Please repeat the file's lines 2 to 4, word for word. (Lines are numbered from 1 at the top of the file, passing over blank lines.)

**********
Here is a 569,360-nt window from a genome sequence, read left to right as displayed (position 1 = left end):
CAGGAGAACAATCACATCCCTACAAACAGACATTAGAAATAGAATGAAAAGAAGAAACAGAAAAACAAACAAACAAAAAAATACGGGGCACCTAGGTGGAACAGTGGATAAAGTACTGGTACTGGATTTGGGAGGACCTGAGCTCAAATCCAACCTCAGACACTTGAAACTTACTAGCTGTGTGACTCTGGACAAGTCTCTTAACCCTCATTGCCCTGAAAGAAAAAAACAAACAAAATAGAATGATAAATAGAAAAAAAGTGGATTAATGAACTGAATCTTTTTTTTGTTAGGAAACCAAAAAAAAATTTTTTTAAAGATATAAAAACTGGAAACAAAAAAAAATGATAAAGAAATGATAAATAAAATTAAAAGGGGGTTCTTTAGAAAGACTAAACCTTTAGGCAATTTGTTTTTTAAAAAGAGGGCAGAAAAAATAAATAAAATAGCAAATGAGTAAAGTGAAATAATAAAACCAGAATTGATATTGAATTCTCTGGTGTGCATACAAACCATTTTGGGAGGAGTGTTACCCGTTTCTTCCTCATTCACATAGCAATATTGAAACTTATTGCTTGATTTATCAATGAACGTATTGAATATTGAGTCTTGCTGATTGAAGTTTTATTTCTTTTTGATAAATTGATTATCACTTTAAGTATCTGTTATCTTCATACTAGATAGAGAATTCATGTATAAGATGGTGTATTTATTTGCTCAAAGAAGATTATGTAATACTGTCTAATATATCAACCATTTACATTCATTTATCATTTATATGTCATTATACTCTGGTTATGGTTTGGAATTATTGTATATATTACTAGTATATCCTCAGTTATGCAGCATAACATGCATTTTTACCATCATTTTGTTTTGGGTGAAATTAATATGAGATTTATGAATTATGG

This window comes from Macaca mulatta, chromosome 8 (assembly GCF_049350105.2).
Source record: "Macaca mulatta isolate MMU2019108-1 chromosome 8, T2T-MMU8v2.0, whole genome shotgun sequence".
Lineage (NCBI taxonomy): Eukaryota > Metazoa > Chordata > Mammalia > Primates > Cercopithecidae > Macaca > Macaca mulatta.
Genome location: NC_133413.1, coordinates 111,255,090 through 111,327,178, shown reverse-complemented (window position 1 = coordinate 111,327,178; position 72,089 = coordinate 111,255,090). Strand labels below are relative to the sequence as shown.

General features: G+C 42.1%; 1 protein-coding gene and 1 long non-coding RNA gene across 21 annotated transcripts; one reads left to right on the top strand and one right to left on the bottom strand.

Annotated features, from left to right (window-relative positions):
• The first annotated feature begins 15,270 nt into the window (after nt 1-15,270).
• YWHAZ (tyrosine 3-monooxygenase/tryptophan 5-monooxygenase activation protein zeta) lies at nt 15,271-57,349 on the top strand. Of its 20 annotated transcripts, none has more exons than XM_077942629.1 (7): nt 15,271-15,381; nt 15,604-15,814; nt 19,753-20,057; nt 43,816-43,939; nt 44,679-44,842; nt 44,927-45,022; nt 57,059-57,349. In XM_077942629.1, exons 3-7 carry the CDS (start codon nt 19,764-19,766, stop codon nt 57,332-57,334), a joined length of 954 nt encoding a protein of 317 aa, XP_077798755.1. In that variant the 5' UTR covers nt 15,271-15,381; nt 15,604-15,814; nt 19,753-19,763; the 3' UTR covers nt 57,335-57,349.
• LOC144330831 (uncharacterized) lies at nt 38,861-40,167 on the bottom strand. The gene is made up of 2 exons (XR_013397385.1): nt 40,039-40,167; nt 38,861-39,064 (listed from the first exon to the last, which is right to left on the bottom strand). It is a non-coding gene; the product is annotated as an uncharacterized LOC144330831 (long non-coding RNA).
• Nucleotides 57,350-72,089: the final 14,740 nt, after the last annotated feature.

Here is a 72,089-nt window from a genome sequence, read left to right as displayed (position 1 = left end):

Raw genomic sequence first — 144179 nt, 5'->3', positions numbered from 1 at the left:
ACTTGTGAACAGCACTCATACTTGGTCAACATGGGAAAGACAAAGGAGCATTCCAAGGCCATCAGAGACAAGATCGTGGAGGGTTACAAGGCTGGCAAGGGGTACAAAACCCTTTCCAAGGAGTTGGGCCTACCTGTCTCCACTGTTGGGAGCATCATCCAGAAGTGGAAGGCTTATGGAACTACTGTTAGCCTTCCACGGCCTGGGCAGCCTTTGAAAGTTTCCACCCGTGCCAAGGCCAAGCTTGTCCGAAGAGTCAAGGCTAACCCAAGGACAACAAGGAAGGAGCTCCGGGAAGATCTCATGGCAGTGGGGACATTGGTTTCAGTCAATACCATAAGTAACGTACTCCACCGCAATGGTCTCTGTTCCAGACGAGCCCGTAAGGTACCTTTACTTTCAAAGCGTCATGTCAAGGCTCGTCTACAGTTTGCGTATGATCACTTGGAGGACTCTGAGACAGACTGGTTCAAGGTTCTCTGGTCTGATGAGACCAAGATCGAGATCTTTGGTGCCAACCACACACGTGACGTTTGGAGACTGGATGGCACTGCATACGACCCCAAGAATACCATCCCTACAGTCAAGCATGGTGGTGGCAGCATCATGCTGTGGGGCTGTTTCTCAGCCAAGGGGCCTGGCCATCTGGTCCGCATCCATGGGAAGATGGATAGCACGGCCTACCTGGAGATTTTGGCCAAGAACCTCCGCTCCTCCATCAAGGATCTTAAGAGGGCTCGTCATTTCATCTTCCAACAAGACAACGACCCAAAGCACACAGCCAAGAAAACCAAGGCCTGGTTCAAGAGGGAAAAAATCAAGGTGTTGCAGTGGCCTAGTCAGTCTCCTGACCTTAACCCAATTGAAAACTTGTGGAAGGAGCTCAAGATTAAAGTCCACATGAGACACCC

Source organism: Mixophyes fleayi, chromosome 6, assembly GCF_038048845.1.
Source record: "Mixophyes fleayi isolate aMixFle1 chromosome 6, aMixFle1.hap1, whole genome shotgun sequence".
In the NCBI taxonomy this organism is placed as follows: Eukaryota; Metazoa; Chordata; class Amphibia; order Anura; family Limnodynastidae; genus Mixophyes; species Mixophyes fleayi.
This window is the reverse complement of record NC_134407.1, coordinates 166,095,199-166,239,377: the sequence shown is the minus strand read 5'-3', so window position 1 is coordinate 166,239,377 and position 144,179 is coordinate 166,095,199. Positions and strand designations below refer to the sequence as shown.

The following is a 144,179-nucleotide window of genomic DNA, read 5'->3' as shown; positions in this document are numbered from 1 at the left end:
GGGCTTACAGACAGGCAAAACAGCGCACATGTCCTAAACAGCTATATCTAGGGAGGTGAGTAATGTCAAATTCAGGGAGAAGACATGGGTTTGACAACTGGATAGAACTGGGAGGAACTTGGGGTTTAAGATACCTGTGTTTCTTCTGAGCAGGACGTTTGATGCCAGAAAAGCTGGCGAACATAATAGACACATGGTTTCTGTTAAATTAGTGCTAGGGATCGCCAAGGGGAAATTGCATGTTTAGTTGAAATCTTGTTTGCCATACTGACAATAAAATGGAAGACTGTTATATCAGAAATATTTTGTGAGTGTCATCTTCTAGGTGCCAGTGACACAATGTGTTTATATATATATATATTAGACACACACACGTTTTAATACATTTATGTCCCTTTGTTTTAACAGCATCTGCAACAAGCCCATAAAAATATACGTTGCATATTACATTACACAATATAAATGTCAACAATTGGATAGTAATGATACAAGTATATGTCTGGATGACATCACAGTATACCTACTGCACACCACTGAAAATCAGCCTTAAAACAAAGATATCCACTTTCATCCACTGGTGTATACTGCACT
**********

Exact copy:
CAGGAGAACAATCACATCCCTACAAACAGACATTAGAAATAGAATGAAAAGAAGAAACAGAAAAACAAACAAACAAAAAAATACGGGGCACCTAGGTGGAACAGTGGATAAAGTACTGGTACTGGATTTGGGAGGACCTGAGCTCAAATCCAACCTCAGACACTTGAAACTTACTAGCTGTGTGACTCTGGACAAGTCTCTTAACCCTCATTGCCCTGAAAGAAAAAAACAAACAAAATAGAATGATAAATAGAAAAAAAGTGGATTAATGAACTGAATCTTTTTTTTGTTAGGAAACCAAAAAAAAATTTTTTTAAAGATATAAAAACTGGAAACAAAAAAAAATGATAAAGAAATGATAAATAAAATTAAAAGGGGGTTCTTTAGAAAGACTAAACCTTTAGGCAATTTGTTTTTTAAAAAGAGGGCAGAAAAAATAAATAAAATAGCAAATGAGTAAAGTGAAATAATAAAACCAGAATTGATATTGAATTCTCTGGTGTGCATACAAACCATTTTGGGAGGAGTGTTACCCGTTTCTTCCTCATTCACATAGCAATATTGAAACTTATTGCTTGATTTATCAATGAACGTATTGAATATTGAGTCTTGCTGATTGAAGTTTTATTTCTTTTTGATAAATTGATTATCACTTTAAGTATCTGTTATCTTCATACTAGATAGAGAATTCATGTATAAGATGGTGTATTTATTTGCTCAAAGAAGATTATGTAATACTGTCTAATATATCAACCATTTACATTCATTTATCATTTATATGTCATTATACTCTGGTTATGGTTTGGAATTATTGTATATATTACTAGTATATCCTCAGTTATGCAGCATAACATGCATTTTTACCATCATTTTGTTTTGGGTGAAATTAATATGAGATTTATGAATTATGG

This window comes from Macaca mulatta, chromosome 8 (assembly GCF_049350105.2).
Source record: "Macaca mulatta isolate MMU2019108-1 chromosome 8, T2T-MMU8v2.0, whole genome shotgun sequence".